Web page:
BIRCH BARK CANOES IN MAINE
September…mr Ballard Still prepareing for his Tour. he brot Two Birch Cannoes to our shore.*
The marvelous accommodations my husband Monte and I stayed at in Lamoine, Maine, provided much for our traveling comfort—cupboards filled with cooking needs (oil, salt, pepper, spices), cupboards of dishes and pans, drawers of silverware, linens…and one thing we had no desire for: canoes.
Colorful canoes can be seen at lakesides, in stores, atop cars, and in yards across the country. There are even some colorful canoes in my little community of Laurel Mountain Borough, Pennsylvania, flotation devices that attest to our proximity to waterways such as lakes and rivers. Canoes weren’t always colorful as the ones we see lined up outside stores, such as one in Ellsworth, Maine. Nor were they made in structures like our modern day canoe factories. I can’t help but insert a paragraph from the first draft of my novel-under-construction:
- Rosalie noticed that the Googins children were as handsome and large as they were affable and hospitable, in spite of their father’s potential disdain. Through their conversation she learned that they grew vegetables, maize, barley, potatoes, and flax, dined on venison, fish, pork, beef, fowl, and milk products. Nearly all had canoes they used for transportation and fishing. They salted the fish and exchanged it for sugar, flour, molasses and oil. They were also engaged in lumbering, and made tables and other furniture which they bartered for whatever commodities they needed.
The Penobscot Indian birch bark canoe, sturdily constructed and light enough to be carried overland by a single person, furnished an easy, convenient mode of water travel for the Indians of Maine and the Maritime Provinces. Such a canoe was critical to both the Indians and the white man during early colonial fur-trading era.
In 1632 Nicolas Denys, an early New Brunswick settler, wrote a detailed description of the Indian canoe, which measured about 2 feet wide in the middle and narrowed to nothing at the ends, and was deep enough to come up to the armpits of a seated man:
- the largest birch tree you can find
- cut about 4-inch wide cedar slats the length of the canoe, narrowing them at the ends
- make half-circles from cedar to form ribs and shape the canoe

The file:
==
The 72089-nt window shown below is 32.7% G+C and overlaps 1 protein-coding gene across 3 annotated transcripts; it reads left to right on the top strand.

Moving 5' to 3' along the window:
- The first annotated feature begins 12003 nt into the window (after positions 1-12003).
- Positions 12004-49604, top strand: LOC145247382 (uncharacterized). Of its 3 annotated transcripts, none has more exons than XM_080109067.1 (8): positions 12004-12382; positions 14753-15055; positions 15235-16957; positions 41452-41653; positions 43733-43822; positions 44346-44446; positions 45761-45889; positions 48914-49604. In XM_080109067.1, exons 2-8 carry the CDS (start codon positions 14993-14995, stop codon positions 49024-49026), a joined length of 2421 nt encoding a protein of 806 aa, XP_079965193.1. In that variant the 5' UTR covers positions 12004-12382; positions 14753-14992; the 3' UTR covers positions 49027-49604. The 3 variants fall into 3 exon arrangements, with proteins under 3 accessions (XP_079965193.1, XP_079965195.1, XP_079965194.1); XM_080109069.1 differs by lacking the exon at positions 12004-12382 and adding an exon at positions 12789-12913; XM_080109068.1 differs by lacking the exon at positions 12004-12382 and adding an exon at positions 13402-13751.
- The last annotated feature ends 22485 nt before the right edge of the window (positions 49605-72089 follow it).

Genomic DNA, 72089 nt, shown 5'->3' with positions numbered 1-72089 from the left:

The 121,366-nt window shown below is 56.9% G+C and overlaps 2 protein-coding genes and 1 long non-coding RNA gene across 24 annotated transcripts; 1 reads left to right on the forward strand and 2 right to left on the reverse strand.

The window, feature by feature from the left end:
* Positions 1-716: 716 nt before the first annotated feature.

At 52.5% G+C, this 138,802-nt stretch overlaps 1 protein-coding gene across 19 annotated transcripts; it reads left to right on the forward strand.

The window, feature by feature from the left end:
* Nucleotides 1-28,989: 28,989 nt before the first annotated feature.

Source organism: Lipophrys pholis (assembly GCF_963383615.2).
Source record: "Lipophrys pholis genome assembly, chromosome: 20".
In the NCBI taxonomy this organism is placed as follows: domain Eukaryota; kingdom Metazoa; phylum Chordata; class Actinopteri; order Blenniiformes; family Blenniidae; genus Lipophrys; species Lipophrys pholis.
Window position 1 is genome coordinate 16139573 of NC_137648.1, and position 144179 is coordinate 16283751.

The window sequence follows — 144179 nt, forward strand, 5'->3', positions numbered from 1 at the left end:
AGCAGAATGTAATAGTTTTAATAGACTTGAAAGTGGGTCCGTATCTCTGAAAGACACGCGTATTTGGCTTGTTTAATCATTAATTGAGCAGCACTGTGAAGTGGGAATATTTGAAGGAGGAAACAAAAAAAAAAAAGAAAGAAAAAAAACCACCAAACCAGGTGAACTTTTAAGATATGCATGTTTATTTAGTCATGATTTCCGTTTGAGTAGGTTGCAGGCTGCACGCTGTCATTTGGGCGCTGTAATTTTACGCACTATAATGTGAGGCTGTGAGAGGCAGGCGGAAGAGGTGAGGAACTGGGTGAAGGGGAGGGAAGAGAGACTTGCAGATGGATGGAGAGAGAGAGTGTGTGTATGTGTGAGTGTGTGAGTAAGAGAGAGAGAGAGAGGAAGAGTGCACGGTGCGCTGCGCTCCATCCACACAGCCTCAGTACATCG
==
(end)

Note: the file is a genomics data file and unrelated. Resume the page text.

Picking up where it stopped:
- split roots of fir (the thickness of the little finger) into 3-4 parts, placing the results into packages and placing them in the water so they won’t dry out
- from beech make two sticks the length of the canoe and four shorter sticks, entirely round and the thickness of a large cane
- remove the bark of the length of the canoe (3-4 1/2 fathoms long) and bend it into the form the canoe should havesew the two long beech rods along the rim and sew them inside the rim using a punch of pointed bone
- place the short beech rods crosswise, one in the middle and the others in front of it, a half fathom apart
- place the cedar slats along the interior of the canoe from top to bottom
- insert the cedar half-circles to hold the cedar slats in place, driving them in with force
The construction contained seams, necessary to narrow the canoe at each end. To prevent these seams from admitting water, the women and girls chewed the gum of the fir every day, making a salve which they applied to the seams with the aid of fire.
A much-more detailed discussion on the construction of Indian canoes can be found in an article, Canoe from the Penobscot River
I’m certain most of you won’t build a canoe such as this, even though you might, like I do, have birch trees from Boston growing in your yard. It’s much simpler to purchase a modern canoe from a store if I ever want one. I’m also certain Madame Rosalie de Leval, a 1791 French emigre who owned property in Trenton (now East Lamoine), Maine, was intrigued by these canoes. But, like I said, Monte and I haven’t canoed and I’m not certain I want to put it on my bucket list. I’ll just write about the canoes, like those which had construction was such that ” if you do not sit very straight and steady, they immediately tip over…” I’ll end this discourse with one more exerpt, taken The Diary of Martha Ballard in June, 1792: …we were informd at Sun Sett that Billy Foster fell out off a Canoe & is Drowned…
Ballard, Martha Moore, 1735-1812, The Diary of Martha Ballard, 1785-1812. McCausland, Robert R. and McCausland, Cynthia MacAlman, ed., (Picton Press, Rockport, ME, 1992).
Intertwined Love, a novel-under-construction by Carolyn Cornell Holland